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CHAPTER ONE
Focus

Blood.

She woke with the taste of blood in her mouth.

The metallic ichor caused her to gag, and spray rufous. After a few exerted gulps of air, Caroline realized she had bitten her tongue. As the dark shadows of catatonia faded, she realized two things...

The air smells like blood. She drew it in through her nose, and her face pinched in protest. The urge to purge was strong, but she overcame it.

The blood isn’t mine. Nowhere did she feel the telltale signs of an open wound. There was definitely pain, just not that kind of pain.

I don’t know where I am. Well, that was three things...

Caroline gazed at the ceiling overhead. Ornate features came into focus. She knew the names of the delineations sculpted into the plaster form surrounding the base of the chandelier, but they escaped her given her current state of confusion. No, it wasn’t just confusion, she just ached all over. Her head housed a jackhammer; her body felt heavy and sluggish as if she had been working hard for hours. All over her body, she felt spots of warm pain. Bruises, she thought, clinging to remnants of her training. It was as if this body was not hers. She focused on the thought for a moment. No, this was definitely her body. She turned her head, her vision clouding. The area behind her eyes exploded white hot, and she was forced to clamp them shut. She felt soft cotton on her cheek. It was of a good quality, but a lower thread count. It was designed to look expensive, but the thread used was rough, almost scratchy.

She eased her eyes open and took in the scene to her left. It was a murky space. The room was large; it had to be to warrant such an ornate chandelier. The space was also empty. No furniture greeted her darting eyes, and there were spots on the walls where the sun damage was not uniform. Wall hangings and missing furniture had blocked the destructive ultraviolet. A rough-hewn wooden table dominated the view, and she thought that it was out of place. A door stood agape beyond the table to reveal a washroom, and mirrored doors to a large walk-in closet.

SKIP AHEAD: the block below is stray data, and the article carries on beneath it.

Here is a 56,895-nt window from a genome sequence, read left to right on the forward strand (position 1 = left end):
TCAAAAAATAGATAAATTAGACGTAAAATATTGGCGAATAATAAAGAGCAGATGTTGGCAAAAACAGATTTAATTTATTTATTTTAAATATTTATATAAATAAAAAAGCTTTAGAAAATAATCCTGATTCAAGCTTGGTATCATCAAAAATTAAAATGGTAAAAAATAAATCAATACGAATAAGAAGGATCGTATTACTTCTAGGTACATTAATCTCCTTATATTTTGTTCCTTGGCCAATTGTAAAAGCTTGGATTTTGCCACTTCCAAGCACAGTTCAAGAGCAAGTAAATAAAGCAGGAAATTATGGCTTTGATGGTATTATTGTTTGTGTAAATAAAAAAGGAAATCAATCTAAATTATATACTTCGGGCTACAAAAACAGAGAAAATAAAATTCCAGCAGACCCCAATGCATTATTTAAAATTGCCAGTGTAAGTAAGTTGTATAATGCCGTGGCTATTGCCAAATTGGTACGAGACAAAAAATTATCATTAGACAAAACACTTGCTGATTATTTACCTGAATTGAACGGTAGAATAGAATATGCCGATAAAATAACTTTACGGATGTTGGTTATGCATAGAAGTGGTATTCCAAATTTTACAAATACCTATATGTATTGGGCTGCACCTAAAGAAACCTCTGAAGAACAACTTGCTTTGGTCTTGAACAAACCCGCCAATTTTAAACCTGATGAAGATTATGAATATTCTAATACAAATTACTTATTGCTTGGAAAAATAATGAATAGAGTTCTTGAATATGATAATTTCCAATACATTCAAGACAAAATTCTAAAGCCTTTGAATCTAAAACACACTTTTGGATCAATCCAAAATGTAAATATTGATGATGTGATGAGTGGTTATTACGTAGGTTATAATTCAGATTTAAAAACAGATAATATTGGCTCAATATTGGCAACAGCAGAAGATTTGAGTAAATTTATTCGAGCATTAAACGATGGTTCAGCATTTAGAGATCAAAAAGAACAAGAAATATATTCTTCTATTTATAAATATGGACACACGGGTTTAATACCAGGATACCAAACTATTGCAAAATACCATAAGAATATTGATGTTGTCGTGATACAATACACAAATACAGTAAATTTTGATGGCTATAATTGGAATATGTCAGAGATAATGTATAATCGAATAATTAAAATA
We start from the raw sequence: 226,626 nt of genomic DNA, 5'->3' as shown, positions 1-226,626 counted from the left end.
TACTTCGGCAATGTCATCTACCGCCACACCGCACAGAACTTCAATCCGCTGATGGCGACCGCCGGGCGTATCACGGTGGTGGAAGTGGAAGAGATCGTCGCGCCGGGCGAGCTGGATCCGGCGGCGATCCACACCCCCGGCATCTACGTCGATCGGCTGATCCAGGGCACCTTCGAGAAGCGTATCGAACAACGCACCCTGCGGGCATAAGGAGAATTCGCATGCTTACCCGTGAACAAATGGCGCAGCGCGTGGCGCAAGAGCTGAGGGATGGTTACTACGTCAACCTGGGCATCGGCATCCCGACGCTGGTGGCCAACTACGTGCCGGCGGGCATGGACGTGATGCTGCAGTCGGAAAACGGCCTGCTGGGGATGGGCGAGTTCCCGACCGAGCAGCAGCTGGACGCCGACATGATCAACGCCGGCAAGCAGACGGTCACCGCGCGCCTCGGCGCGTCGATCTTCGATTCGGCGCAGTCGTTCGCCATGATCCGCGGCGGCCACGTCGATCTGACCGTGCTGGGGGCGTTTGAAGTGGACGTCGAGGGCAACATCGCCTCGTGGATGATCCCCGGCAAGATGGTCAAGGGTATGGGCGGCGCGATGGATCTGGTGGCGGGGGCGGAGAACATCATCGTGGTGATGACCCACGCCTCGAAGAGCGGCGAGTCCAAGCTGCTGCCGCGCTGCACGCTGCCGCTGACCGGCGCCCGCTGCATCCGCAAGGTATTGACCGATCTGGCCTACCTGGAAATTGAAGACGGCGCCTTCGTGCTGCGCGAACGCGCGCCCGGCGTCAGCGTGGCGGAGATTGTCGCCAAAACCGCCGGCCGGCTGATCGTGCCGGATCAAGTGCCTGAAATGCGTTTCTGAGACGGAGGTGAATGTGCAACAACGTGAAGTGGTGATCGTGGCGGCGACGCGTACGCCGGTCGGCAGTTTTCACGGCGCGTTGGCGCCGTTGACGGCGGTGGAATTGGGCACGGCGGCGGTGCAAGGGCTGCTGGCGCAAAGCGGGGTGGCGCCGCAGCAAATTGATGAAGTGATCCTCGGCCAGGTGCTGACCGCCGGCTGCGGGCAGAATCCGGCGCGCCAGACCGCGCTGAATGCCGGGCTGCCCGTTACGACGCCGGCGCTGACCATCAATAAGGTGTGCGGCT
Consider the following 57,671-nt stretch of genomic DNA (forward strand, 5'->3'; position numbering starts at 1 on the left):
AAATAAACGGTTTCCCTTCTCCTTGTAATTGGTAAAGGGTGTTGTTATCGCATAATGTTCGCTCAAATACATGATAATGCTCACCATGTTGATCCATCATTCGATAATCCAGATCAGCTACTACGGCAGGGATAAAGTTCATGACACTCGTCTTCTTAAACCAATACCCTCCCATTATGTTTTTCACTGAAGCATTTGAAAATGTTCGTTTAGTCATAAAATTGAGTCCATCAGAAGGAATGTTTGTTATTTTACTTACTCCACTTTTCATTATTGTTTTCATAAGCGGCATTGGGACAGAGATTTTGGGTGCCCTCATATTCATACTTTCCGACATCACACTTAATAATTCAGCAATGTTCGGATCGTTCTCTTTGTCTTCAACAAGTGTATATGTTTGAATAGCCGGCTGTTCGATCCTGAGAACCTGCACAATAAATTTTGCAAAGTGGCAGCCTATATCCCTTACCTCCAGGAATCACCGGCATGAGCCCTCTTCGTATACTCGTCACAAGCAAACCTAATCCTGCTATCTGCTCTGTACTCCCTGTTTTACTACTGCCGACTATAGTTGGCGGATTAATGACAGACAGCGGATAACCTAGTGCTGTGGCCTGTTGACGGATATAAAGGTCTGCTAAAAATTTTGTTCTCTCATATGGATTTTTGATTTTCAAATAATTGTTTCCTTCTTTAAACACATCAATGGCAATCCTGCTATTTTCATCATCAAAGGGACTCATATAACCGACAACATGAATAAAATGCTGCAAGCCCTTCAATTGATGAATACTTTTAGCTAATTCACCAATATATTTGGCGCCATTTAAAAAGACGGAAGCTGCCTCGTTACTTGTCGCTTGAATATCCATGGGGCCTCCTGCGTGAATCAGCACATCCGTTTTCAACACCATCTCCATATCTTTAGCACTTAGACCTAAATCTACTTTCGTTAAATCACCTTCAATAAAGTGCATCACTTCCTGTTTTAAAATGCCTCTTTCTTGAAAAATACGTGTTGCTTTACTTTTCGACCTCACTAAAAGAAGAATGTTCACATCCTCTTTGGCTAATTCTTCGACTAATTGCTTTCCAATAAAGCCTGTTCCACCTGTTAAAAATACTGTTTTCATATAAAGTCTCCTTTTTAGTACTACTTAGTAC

She turned her head to the right and saw... a corpse.

Her body was wracked with a sharp pain, and her hip cried out in protest. She’d fallen to the floor. Painfully crossing her legs, Caroline forced herself to sit up. She sat there, heart thundering in her chest, a chest rising and falling in horror as she stared at the gruesome scene on the bed. A duvet that was once white peeked from under the quilted blankets. It was easy to see it on the squat bed. Eyes stared back at her. Lifeless eyes. For some reason, only one of his eyes was bloodshot. The corpse was turned toward Caroline, mouth open, as if it had been frozen mid-sentence, like a ghastly Hallowe’en scene. A white button-down Oxford, like the duvet, was stained with streaks of carmine that had gushed from a single slash across the throat. Caroline cringed at the clichéd thought that the man had a macabre grin from ear to ear. His ashen face was devoid of life.

Caroline let out the breath she didn’t know she was holding. She closed her eyes and forced herself to breath in through her nose, and out through her mouth. Her training was kicking in, and it took several iterations of the breathing exercise before her thundering pulse returned to something resembling normal. She stared at the remains and realized that she didn’t know the man. It wasn’t as if knowing him would’ve changed anything, but the mind focused on odd things when working overtime to discern a shocking situation.

Why is there a body here? she had thought before another equally obvious introspection replaced it: Why am I here?

The realization of the juxtaposition of the living lying next to the dead was not lost on Caroline. She felt as if the bed she had occupied was one of Joseph Cornell’s surreal shadow boxes. A crooked smile flashed on her lips. Surreal was the perfect description of her situation.

Tupper, Caroline thought, I need to call Tupper.

Caroline slowly rose to her knees, careful not to touch anything. She ran her hands over her body. Her suit jacket was missing, and her pockets were ripped and turned out. She didn’t expect to find her cell phone, but she was in survival mode, processing everything one step at a time. She glanced around the gloom and spotted a cell phone on a nightstand she hadn’t initially noticed. It was unfamiliar, and the cerise splatter that covered it had already faded to a sticky brown. She grabbed the cell phone with shaky hands, her first attempt to dial unsuccessful. It took considerable concentration, but on the second try, the call connected.

The ringing centered her focus and energized her mind. She rested her tired head against the side of the bed, reconsidered, and flopped against the nightstand. She couldn’t flee, and she could barely hold herself upright. Somehow, even on the floor, Caroline could feel the empty, accusatory stare from the bed. She made a concerted effort to look away, instead staring at the threadbare carpet.